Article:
Irritable Bowel Syndrome Evaluation and Treatment in Primary Care Pilot Project
Diagnosing IBS is a known clinical challenge. IBS is considered a “diagnosis of exclusion” and therefore the diagnosis is often made after extensive testing has been undertaken. The average time from the onset of symptoms to a positive diagnosis of IBS is nearly 3 years.
The AAFP NRN investigative team has developed a protocol for a pilot project using the Genova Diagnostics (GDx) tests. Individuals with IBS are known to have a 20% to 40% placebo response rate when all individuals with the diagnosis are included in studies. Whether this high placebo response rate is maintained over a longer period of treatment (e.g., 16 weeks) or whether this is true for the subset of individuals with positive stool tests is not well understood. Before initiating a large scale study of the effectiveness of therapy guided by the GDx tests, it is critical to evaluate the placebo response issue, as well as approaches to patient recruitment, study work flow in primary care offices, and selected outcome measures. The AAFP NRN believes this overall research direction could lead to widespread changes in care for individuals with IBS and substantially improve care within primary care offices.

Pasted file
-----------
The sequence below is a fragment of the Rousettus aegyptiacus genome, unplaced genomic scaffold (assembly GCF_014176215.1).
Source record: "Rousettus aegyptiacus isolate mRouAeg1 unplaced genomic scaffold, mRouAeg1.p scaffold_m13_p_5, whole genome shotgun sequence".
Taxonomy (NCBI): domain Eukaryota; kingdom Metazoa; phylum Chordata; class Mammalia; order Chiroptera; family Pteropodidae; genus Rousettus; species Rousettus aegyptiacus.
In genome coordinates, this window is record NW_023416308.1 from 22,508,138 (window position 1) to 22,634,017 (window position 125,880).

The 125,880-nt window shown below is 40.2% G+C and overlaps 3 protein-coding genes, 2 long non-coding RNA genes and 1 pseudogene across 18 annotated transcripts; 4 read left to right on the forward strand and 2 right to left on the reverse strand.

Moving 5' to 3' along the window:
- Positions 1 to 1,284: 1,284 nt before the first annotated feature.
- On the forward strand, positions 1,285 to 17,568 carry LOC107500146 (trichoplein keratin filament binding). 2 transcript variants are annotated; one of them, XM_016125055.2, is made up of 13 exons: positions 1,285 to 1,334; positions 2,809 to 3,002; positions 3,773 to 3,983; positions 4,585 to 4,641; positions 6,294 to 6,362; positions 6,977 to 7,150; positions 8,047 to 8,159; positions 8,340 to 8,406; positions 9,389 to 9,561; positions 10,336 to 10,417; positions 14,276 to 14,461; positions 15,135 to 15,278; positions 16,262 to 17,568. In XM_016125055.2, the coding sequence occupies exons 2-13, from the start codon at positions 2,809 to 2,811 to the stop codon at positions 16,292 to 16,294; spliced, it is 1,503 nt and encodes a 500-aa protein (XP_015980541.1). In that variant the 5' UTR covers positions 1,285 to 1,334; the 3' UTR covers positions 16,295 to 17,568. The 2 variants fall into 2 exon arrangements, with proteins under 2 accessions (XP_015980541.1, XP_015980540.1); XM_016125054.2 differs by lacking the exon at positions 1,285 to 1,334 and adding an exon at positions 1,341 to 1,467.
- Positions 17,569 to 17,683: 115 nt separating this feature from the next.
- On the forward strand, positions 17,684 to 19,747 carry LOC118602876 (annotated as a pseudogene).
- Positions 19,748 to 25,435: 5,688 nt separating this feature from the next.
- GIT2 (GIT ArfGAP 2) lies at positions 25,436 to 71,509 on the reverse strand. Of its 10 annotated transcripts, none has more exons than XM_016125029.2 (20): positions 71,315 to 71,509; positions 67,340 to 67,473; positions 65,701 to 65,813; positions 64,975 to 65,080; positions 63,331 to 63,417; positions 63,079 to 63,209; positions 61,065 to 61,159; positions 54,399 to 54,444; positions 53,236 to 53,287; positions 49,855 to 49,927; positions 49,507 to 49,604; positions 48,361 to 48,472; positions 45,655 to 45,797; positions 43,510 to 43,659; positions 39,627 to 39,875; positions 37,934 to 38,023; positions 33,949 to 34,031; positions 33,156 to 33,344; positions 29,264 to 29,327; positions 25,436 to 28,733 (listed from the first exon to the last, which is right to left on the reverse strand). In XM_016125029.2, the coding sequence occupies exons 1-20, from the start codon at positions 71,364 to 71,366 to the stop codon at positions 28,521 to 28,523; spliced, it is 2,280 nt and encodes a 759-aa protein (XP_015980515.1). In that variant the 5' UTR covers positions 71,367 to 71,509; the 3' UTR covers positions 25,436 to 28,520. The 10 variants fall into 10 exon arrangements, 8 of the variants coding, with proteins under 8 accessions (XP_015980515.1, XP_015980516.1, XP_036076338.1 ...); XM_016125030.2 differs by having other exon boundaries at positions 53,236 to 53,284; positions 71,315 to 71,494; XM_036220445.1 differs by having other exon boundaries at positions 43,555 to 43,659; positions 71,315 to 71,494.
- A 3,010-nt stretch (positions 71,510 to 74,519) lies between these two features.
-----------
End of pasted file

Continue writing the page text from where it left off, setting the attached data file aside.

- Evaluate how well Genova Diagnostics (GDx) IBS tests can be integrated into primary care,
- Examine the effects of the Genova Diagnostics (GDx) test on treatment, and
- Observe and track patients’ health, quality of life, and clinical outcomes related to IBS during the study period.
This project was conducted from September 2010 through October 2011.
Data collection has closed for this project. Information collected will be used to develop an additional research project.
For additional information about this study, please contact:
Brian Manning, MPH, CHES
Associate Research Director
AAFP National Research Network
This project was funded by an unrestricted grant from Genova Diagnostics (GDx) and Proctor and Gamble, Inc.